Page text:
By Lindsey Dougherty

Sea creatures like to show off. Whether it’s to attract a mate, scare away a predator, or blend in with the sometimes equally flamboyant surroundings, there’s no shortage of wow factor in the sea: Divers are delighted by mesmerising cuttlefish, alluring anglerfish, and the undeniably flashy “disco” clam. When we think of creatures lighting up the oceans, bioluminescence might FLASHY be the first thing that comes to mind. What many people don’t realise, though, is that you don’t need to make light to be flashy – animals put on thrilling underwater shows using structural colouration, pigmentation, and fluorescence. Here are just a few examples of the science behind this conspicuous behaviour.

Bioluminescent plankton, dinoflagellates, off the New South Wales coast, line the beach at Plantation Point, Vincentia, with a glow that rivals that of the stars



INDO-PACIFIC This tiny squid is off the “cute factor” charts. Watching these miniscule squid hide from predators by placing pieces of sand on top of their head with their tiny arms may very well make them your new favourite animal. Bobtail squid have a unique symbiotic relationship with bioluminescent bacteria that inhabit a special light organ in their body. The bacteria are fed nutrients by the squid, and in return, produce light through a chemical reaction. This light – when viewed from below – hide the squid by matching the amount of light that hits their mantle from above. The light organ even has a filter that can slightly alter the wavelength of light produced to match the squid’s body.


GLOBAL (BOTH MARINE AND FRESHWATER ENVIRONMENTS) Dinoflagellates – small, single-celled marine plankton – can be toxic, but are also often bioluminescent. Watching a surfer at dusk during an algal bloom is a very memorable show, as dinoflagellates produce light when they are disturbed, and therefore light up the board’s movement through the water. If you’ve ever looked down at the wake the boat creates on your way to a night dive and seen bioluminescence, you should probably thank dinoflagellates. It is hypothesized that dinoflagellates create brief flashes of light when disturbed to act as a “burglar alarm”. This way, whatever potential predator disturbed them will now be in danger of an even larger predator that was attracted by the light and en-route to 1 get its own dinner!


The deep-sea dwelling anglerfish is not, shall we say, the prettiest fish in the sea. With its lucifer-esque appearance, it isn’t too surprising that the enzyme that speeds up the reaction to create its bioluminescent light is called “luciferase”. These teeth-centric animals use their light lure to draw in prey and attract mates. In some species, the female can be 60 times the length and 500,000 times the weight of the male, who becomes permanently attached as a parasite after mating. In the case of the anglerfish, therefore, it’s probably best not to go “towards the light”.

The bobtail squid, Sepietta oweniana, have a symbiotic relationship with the bioluminescent bacteria that give them their flash Image



The deadly blue-ringed octopus is a favourite villain in various crime stories, including James Bond’s Octopussy and Michael Crichton’s State of Fear. The flashing blue rings are produced by an interesting mechanism: multiple tiny layers reflect blue-green light, and dark pigments below each ring enhance their contrast. In order to hide the rings, the muscles above the ring contract. To expose the rings, those muscles relax and muscles outside the ring contract. Structural colouration such as the tiny layers in the blue rings interfere with the wavelengths of light and can dramatically alter what they look like. Organisms use all kinds of structures, such as spheres, gradients and crystals to interfere with light. For the blue ring, between the flashy warning and the impressive muscle show, predators are keen to stay far away from this small but potent creature.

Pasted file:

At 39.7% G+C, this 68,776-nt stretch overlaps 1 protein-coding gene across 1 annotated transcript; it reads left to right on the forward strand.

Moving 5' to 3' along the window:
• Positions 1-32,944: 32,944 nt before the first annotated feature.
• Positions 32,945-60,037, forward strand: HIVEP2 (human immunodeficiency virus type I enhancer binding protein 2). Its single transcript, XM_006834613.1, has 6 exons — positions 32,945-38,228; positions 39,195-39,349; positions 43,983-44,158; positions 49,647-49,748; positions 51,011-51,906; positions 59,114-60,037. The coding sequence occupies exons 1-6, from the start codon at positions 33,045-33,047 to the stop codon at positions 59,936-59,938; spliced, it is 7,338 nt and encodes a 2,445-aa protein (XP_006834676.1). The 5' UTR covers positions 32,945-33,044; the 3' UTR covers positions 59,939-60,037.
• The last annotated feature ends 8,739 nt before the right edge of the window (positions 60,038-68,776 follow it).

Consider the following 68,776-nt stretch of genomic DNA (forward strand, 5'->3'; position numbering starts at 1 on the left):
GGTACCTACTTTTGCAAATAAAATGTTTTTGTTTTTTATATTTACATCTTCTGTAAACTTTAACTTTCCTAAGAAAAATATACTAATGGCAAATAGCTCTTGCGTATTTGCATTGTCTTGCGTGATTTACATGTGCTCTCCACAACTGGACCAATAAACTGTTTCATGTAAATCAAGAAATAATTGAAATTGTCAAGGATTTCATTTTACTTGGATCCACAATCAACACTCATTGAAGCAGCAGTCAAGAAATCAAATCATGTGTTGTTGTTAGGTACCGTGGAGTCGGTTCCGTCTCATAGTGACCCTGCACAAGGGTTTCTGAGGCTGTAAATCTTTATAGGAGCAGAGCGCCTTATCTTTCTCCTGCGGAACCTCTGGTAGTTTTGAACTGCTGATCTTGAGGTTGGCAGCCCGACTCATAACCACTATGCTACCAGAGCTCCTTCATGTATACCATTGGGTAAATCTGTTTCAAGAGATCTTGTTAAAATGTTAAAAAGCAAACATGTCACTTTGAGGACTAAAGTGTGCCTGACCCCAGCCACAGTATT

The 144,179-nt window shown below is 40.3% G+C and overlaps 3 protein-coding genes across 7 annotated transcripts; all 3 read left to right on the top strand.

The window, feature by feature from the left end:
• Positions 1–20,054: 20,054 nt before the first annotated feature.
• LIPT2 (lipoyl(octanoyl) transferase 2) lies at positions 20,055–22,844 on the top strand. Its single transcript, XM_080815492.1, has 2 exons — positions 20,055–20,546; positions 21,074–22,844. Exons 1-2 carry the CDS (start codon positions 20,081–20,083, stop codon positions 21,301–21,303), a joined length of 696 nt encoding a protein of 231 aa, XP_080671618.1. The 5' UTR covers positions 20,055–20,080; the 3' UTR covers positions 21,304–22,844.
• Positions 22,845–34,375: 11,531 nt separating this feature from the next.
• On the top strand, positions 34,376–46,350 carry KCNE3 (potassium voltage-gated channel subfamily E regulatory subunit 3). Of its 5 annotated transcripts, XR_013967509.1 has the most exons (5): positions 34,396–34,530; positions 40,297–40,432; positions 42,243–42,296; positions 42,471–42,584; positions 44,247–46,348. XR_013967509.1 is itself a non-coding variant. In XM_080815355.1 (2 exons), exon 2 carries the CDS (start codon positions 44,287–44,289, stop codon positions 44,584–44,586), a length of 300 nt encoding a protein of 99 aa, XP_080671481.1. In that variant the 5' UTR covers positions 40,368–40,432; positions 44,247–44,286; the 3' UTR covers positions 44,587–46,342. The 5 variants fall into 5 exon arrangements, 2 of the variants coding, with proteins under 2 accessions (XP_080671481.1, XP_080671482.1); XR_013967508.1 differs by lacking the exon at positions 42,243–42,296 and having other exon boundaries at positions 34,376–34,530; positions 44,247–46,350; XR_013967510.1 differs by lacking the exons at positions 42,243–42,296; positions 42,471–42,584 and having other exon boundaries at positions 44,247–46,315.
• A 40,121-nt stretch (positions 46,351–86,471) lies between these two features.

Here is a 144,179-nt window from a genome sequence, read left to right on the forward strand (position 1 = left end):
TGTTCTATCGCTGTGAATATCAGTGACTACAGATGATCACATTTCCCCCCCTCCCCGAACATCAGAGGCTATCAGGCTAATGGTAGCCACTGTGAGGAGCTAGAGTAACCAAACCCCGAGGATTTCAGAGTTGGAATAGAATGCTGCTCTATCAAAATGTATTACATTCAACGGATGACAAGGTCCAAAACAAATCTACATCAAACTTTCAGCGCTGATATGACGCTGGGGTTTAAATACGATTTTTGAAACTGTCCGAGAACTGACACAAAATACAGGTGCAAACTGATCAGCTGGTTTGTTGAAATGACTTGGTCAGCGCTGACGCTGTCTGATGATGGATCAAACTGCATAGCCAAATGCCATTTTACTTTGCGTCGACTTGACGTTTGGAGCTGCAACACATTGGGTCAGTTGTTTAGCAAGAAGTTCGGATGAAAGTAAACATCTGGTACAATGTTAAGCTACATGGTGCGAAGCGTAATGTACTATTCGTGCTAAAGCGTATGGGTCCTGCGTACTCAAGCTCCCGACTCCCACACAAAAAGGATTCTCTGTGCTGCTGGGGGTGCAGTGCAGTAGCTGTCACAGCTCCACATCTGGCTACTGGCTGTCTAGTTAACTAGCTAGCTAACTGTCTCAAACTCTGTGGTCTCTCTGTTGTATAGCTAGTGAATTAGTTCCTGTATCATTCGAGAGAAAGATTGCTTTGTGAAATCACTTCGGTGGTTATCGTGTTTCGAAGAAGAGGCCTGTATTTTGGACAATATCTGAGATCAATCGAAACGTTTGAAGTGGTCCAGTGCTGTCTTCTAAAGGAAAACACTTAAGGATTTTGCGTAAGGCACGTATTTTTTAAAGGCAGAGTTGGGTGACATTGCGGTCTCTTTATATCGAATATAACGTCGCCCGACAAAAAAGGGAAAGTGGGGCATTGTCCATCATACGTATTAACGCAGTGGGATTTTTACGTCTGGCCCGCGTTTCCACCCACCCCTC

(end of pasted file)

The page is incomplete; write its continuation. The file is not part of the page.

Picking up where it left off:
(L)The lobed comb jelly, Bolinopsis infundibulum, gathers zooplankton with its large oral lobes, while flashing reflected rainbows from its cilia (R) Juvenile pinnate batfish, Platax pinnatus, have a striking colouration that helps deter predators



The newly crowned king of flashing is also sometimes the queen, as disco clams are thought to start out as small males and mature into large females. They have a highly reflective strip on the edge of their mantle that is filled on one side with tiny silica nanospheres. Silica is an ideal reflector and scatters ambient light, so one side of the tissue appears a brilliant white, while the other side appears dark red. Rolling the two sides back and forth two times a second creates a “flashing” appearance that’s quite dramatic, and amazingly, is not producing any light (just reflecting what ambient light is already there). Whether the clams are trying to lure prey, attract a mate, or scare away predators still remains to be seen, but their flashy display is quite a treat – if you can find them!

For the rest of this article (Scuba Diver 2014-2015 Issue 8 No 2) and other stories, check out our past issues here or download digital copy here.

The 25th anniversary of the largest and longest running dive show, Asia Dive Expo (ADEX) is set to occur on the 11-14th April 2019. Centred on the theme – Plastic free Future, ADEX is more than just a dive show with its commitment to the environment. Among an exciting lineup of programs, attendees can look forward to a Future Forward Series of Panel Discussion on the Single-Use Plastic Conundrum in Asia, on 13th April.

So join us at the event, get inspired and for all you know, you might just liberate the inner diver in you! More details of the event here

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